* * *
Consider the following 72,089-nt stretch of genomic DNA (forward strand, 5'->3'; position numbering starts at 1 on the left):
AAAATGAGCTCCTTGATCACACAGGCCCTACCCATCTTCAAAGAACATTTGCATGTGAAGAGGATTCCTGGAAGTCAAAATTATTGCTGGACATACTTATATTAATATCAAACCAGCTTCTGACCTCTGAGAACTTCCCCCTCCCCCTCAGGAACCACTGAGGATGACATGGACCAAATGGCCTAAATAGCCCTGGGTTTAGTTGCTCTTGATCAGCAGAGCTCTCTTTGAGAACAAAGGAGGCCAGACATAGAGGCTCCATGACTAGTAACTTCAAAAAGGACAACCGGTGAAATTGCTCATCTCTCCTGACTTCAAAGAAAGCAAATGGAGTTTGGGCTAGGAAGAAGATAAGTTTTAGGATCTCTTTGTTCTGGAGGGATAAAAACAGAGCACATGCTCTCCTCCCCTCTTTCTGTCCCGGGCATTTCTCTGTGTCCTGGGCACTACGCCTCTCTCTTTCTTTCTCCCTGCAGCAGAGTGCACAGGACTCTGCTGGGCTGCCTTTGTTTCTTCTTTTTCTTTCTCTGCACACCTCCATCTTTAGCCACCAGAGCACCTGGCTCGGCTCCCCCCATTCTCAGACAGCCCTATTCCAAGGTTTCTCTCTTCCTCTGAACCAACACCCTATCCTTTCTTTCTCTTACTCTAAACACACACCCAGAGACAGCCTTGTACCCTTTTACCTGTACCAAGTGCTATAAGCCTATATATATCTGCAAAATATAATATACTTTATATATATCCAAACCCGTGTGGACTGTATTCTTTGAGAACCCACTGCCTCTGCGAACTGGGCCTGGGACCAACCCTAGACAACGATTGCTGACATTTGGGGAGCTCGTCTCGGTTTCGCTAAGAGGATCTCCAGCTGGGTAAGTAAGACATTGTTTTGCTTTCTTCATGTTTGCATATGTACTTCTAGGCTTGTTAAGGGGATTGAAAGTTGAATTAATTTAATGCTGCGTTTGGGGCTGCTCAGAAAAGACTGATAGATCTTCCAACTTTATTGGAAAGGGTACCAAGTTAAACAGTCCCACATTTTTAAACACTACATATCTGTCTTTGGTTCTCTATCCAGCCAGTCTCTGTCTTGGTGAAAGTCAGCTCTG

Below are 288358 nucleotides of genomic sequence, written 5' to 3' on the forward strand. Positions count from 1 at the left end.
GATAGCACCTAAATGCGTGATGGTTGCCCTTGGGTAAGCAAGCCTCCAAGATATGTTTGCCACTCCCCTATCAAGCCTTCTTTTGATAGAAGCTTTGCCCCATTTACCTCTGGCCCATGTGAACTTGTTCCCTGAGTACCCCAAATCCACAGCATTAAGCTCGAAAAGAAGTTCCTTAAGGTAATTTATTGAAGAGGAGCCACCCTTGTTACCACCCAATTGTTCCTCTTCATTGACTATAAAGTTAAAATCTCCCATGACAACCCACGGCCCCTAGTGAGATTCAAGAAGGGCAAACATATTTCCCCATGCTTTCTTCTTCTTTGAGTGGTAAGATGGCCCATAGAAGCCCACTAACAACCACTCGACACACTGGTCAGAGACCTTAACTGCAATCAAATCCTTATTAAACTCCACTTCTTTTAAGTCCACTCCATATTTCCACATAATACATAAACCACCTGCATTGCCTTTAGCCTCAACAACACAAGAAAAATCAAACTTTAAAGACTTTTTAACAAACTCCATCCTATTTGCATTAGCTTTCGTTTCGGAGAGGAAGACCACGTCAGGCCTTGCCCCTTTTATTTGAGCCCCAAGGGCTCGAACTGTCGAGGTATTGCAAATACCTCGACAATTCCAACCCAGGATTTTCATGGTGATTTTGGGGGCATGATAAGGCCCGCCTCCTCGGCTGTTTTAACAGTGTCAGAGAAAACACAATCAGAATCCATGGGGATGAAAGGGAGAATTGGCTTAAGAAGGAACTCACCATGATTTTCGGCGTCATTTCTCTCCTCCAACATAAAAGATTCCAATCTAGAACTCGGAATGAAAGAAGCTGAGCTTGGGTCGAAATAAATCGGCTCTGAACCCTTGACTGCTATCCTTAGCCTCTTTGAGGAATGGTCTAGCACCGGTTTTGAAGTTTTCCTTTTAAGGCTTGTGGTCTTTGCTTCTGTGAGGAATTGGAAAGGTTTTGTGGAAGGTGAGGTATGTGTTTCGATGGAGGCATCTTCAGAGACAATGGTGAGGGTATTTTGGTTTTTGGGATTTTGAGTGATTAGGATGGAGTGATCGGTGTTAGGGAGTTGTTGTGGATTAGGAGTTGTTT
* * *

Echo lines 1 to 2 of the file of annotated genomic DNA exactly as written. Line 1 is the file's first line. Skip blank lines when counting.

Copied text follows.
Consider the following 72,089-nt stretch of genomic DNA (forward strand, 5'->3'; position numbering starts at 1 on the left):
AAAATGAGCTCCTTGATCACACAGGCCCTACCCATCTTCAAAGAACATTTGCATGTGAAGAGGATTCCTGGAAGTCAAAATTATTGCTGGACATACTTATATTAATATCAAACCAGCTTCTGACCTCTGAGAACTTCCCCCTCCCCCTCAGGAACCACTGAGGATGACATGGACCAAATGGCCTAAATAGCCCTGGGTTTAGTTGCTCTTGATCAGCAGAGCTCTCTTTGAGAACAAAGGAGGCCAGACATAGAGGCTCCATGACTAGTAACTTCAAAAAGGACAACCGGTGAAATTGCTCATCTCTCCTGACTTCAAAGAAAGCAAATGGAGTTTGGGCTAGGAAGAAGATAAGTTTTAGGATCTCTTTGTTCTGGAGGGATAAAAACAGAGCACATGCTCTCCTCCCCTCTTTCTGTCCCGGGCATTTCTCTGTGTCCTGGGCACTACGCCTCTCTCTTTCTTTCTCCCTGCAGCAGAGTGCACAGGACTCTGCTGGGCTGCCTTTGTTTCTTCTTTTTCTTTCTCTGCACACCTCCATCTTTAGCCACCAGAGCACCTGGCTCGGCTCCCCCCATTCTCAGACAGCCCTATTCCAAGGTTTCTCTCTTCCTCTGAACCAACACCCTATCCTTTCTTTCTCTTACTCTAAACACACACCCAGAGACAGCCTTGTACCCTTTTACCTGTACCAAGTGCTATAAGCCTATATATATCTGCAAAATATAATATACTTTATATATATCCAAACCCGTGTGGACTGTATTCTTTGAGAACCCACTGCCTCTGCGAACTGGGCCTGGGACCAACCCTAGACAACGATTGCTGACATTTGGGGAGCTCGTCTCGGTTTCGCTAAGAGGATCTCCAGCTGGGTAAGTAAGACATTGTTTTGCTTTCTTCATGTTTGCATATGTACTTCTAGGCTTGTTAAGGGGATTGAAAGTTGAATTAATTTAATGCTGCGTTTGGGGCTGCTCAGAAAAGACTGATAGATCTTCCAACTTTATTGGAAAGGGTACCAAGTTAAACAGTCCCACATTTTTAAACACTACATATCTGTCTTTGGTTCTCTATCCAGCCAGTCTCTGTCTTGGTGAAAGTCAGCTCTG